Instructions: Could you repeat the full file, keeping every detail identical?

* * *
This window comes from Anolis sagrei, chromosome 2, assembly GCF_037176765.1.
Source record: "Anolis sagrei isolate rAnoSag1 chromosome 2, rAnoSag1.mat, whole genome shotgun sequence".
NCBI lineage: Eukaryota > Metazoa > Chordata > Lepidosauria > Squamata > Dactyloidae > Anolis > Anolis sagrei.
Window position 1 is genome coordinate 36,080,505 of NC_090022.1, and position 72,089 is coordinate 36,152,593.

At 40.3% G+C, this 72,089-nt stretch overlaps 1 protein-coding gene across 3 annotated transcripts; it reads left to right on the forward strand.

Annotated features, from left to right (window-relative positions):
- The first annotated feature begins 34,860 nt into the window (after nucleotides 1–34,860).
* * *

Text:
This window comes from Anolis sagrei, chromosome 2, assembly GCF_037176765.1.
Source record: "Anolis sagrei isolate rAnoSag1 chromosome 2, rAnoSag1.mat, whole genome shotgun sequence".
NCBI lineage: Eukaryota > Metazoa > Chordata > Lepidosauria > Squamata > Dactyloidae > Anolis > Anolis sagrei.
Window position 1 is genome coordinate 36,080,505 of NC_090022.1, and position 72,089 is coordinate 36,152,593.

At 40.3% G+C, this 72,089-nt stretch overlaps 1 protein-coding gene across 3 annotated transcripts; it reads left to right on the forward strand.

Annotated features, from left to right (window-relative positions):
- The first annotated feature begins 34,860 nt into the window (after nucleotides 1–34,860).